By Bill Graveland, The Canadian Press on October 9, 2020.
CALGARY – Premier Jason Kenney says Alberta will not follow Ontario’s lead on stricter restrictions because of a jump in COVID-19 cases.
Starting Saturday, indoor dining in restaurants and bars will be prohibited in Toronto, Peel Region and Ottawa, while gyms, movie theatres and casinos will be closed. Ontario marked a record 939 new cases of COVID-19 on Friday.
Numbers have jumped in Alberta, too, which hit a new daily high of 364 infections Thursday. Some 276 of those were in the Edmonton region.
Alberta’s top doctor has asked people in the capital area to voluntarily wear masks indoors at workplaces and limit gatherings to no more than 15.
Kenney says his government will continue to take a “lighter approach” when it comes to restrictions.
“We want as much as humanly possible to maintain our approach, which is focused on people exercising personal responsibility,” he said Friday after making an agriculture announcement.
“For every public health restriction there are negative and sometimes devastating broader social, economic and health consequences.
“We’re not going to enforce our way out of this.”
Kenney suggested some jurisdictions have been “narrowly and myopically” focused on limiting the spread of the novel coronavirus. He said new restrictions could have far-reaching effects on Albertans.
“If we come back with another wave of restrictions that affect tens of thousands of businesses and shut them down indefinitely, and if people think that’s what the next year might look like, I really fear what the economic, social, mental and emotional health impacts of that will be.”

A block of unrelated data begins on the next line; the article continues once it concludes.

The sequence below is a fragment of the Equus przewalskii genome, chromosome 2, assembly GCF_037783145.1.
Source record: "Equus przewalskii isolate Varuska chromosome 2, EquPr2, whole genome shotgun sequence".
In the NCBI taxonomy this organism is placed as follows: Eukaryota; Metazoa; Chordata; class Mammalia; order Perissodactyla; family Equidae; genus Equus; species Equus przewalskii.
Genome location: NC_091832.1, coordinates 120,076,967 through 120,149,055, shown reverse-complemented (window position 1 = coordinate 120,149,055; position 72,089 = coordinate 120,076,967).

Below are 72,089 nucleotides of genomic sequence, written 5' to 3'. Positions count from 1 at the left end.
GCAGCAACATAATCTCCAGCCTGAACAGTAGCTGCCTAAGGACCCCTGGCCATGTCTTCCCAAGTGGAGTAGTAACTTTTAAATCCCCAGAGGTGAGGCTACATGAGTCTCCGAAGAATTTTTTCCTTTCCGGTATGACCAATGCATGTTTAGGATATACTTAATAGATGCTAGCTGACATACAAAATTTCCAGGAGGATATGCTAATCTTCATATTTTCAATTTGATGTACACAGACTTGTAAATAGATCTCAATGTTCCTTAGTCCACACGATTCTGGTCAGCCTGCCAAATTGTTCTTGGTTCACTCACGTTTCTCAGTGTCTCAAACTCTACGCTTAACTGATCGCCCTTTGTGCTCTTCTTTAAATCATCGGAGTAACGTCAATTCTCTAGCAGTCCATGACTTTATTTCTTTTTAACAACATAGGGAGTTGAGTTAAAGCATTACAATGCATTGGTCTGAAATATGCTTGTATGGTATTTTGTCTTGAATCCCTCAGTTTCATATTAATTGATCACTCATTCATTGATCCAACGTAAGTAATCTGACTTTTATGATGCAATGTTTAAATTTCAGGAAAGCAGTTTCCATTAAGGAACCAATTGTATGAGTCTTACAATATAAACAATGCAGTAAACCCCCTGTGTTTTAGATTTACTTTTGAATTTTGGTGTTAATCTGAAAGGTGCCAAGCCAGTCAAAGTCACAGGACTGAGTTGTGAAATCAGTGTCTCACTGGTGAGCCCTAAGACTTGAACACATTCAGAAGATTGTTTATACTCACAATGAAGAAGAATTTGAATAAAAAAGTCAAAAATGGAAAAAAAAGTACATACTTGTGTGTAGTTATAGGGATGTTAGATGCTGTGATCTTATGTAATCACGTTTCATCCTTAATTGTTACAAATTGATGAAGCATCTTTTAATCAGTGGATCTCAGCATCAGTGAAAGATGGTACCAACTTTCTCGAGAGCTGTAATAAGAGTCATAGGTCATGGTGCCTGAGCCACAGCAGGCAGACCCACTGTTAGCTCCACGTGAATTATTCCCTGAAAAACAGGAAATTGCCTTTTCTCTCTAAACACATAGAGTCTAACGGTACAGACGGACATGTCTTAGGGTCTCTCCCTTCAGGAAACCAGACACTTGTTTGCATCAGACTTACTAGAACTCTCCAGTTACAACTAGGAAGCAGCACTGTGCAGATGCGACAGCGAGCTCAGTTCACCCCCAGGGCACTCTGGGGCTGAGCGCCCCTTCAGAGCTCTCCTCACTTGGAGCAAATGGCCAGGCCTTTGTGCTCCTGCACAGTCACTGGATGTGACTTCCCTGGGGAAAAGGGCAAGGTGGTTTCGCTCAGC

Dr. Deena Hinshaw said Thursday there were 1,251 active cases in the Edmonton region — double the number in Calgary.
Edmonton’s Misericordia Community Hospital announced its second outbreak of the pandemic this week affecting eight patients and two staff, and the Foothills Medical Centre in Calgary has been dealing with outbreaks on a number of units for about three weeks. Ten people have died..
Hinshaw said there have been several other outbreaks linked to workplaces and social gatherings. `
`The Edmonton zone now faces a crucial juncture.,” Hinshaw told a news conference.
“It typically takes one to two weeks before a rise in cases contributes to a rise in hospitalizations.
“We must take action to slow the virus’s spread in the zone and make sure the health system can continue supporting Albertans.”
This report by The Canadian Press was first published October 9, 2020.